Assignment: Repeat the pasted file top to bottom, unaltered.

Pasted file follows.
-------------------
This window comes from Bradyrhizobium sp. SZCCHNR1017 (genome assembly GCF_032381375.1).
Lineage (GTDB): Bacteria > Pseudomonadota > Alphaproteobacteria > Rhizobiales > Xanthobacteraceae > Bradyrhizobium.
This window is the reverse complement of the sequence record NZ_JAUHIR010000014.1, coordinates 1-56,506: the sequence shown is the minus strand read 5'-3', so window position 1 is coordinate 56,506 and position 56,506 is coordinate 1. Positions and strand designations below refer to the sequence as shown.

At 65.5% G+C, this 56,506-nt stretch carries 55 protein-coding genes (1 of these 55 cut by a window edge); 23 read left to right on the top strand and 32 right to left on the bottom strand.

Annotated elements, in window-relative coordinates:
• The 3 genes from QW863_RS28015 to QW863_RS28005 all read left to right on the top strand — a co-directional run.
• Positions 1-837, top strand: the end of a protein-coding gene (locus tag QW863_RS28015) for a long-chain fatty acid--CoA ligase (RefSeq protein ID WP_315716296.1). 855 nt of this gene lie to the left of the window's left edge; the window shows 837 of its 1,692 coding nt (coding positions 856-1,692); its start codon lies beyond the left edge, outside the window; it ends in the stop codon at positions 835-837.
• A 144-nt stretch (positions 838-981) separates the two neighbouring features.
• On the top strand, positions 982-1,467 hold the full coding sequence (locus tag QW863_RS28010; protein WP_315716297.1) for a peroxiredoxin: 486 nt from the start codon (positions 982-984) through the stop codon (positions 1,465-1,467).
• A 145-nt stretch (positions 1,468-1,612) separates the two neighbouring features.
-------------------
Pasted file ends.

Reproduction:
This window comes from Bradyrhizobium sp. SZCCHNR1017 (genome assembly GCF_032381375.1).
Lineage (GTDB): Bacteria > Pseudomonadota > Alphaproteobacteria > Rhizobiales > Xanthobacteraceae > Bradyrhizobium.
This window is the reverse complement of the sequence record NZ_JAUHIR010000014.1, coordinates 1-56,506: the sequence shown is the minus strand read 5'-3', so window position 1 is coordinate 56,506 and position 56,506 is coordinate 1. Positions and strand designations below refer to the sequence as shown.

At 65.5% G+C, this 56,506-nt stretch carries 55 protein-coding genes (1 of these 55 cut by a window edge); 23 read left to right on the top strand and 32 right to left on the bottom strand.

Annotated elements, in window-relative coordinates:
• The 3 genes from QW863_RS28015 to QW863_RS28005 all read left to right on the top strand — a co-directional run.
• Positions 1-837, top strand: the end of a protein-coding gene (locus tag QW863_RS28015) for a long-chain fatty acid--CoA ligase (RefSeq protein ID WP_315716296.1). 855 nt of this gene lie to the left of the window's left edge; the window shows 837 of its 1,692 coding nt (coding positions 856-1,692); its start codon lies beyond the left edge, outside the window; it ends in the stop codon at positions 835-837.
• A 144-nt stretch (positions 838-981) separates the two neighbouring features.
• On the top strand, positions 982-1,467 hold the full coding sequence (locus tag QW863_RS28010; protein WP_315716297.1) for a peroxiredoxin: 486 nt from the start codon (positions 982-984) through the stop codon (positions 1,465-1,467).
• A 145-nt stretch (positions 1,468-1,612) separates the two neighbouring features.